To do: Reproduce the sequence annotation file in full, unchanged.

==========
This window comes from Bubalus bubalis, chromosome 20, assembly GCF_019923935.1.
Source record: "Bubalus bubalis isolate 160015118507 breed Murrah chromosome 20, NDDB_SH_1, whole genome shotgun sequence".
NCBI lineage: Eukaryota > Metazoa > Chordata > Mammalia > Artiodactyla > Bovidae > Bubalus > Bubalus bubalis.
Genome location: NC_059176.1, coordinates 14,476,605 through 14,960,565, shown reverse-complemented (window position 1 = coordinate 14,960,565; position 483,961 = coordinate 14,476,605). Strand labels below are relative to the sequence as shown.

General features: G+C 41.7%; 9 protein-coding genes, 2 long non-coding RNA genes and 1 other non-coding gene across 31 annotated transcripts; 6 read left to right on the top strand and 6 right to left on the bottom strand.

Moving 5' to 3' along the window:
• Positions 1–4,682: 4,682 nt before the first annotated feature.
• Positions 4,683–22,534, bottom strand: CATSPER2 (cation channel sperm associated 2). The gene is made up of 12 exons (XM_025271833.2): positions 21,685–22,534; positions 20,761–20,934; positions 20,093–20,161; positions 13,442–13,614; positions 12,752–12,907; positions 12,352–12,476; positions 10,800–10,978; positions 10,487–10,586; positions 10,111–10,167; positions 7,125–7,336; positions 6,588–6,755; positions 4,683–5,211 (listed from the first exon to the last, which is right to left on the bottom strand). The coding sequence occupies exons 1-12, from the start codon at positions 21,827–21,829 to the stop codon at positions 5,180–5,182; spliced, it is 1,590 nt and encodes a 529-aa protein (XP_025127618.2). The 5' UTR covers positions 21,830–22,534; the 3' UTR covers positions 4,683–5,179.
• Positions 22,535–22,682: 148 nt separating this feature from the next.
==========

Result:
This window comes from Bubalus bubalis, chromosome 20, assembly GCF_019923935.1.
Source record: "Bubalus bubalis isolate 160015118507 breed Murrah chromosome 20, NDDB_SH_1, whole genome shotgun sequence".
NCBI lineage: Eukaryota > Metazoa > Chordata > Mammalia > Artiodactyla > Bovidae > Bubalus > Bubalus bubalis.
Genome location: NC_059176.1, coordinates 14,476,605 through 14,960,565, shown reverse-complemented (window position 1 = coordinate 14,960,565; position 483,961 = coordinate 14,476,605). Strand labels below are relative to the sequence as shown.

General features: G+C 41.7%; 9 protein-coding genes, 2 long non-coding RNA genes and 1 other non-coding gene across 31 annotated transcripts; 6 read left to right on the top strand and 6 right to left on the bottom strand.

Moving 5' to 3' along the window:
• Positions 1–4,682: 4,682 nt before the first annotated feature.
• Positions 4,683–22,534, bottom strand: CATSPER2 (cation channel sperm associated 2). The gene is made up of 12 exons (XM_025271833.2): positions 21,685–22,534; positions 20,761–20,934; positions 20,093–20,161; positions 13,442–13,614; positions 12,752–12,907; positions 12,352–12,476; positions 10,800–10,978; positions 10,487–10,586; positions 10,111–10,167; positions 7,125–7,336; positions 6,588–6,755; positions 4,683–5,211 (listed from the first exon to the last, which is right to left on the bottom strand). The coding sequence occupies exons 1-12, from the start codon at positions 21,827–21,829 to the stop codon at positions 5,180–5,182; spliced, it is 1,590 nt and encodes a 529-aa protein (XP_025127618.2). The 5' UTR covers positions 21,830–22,534; the 3' UTR covers positions 4,683–5,179.
• Positions 22,535–22,682: 148 nt separating this feature from the next.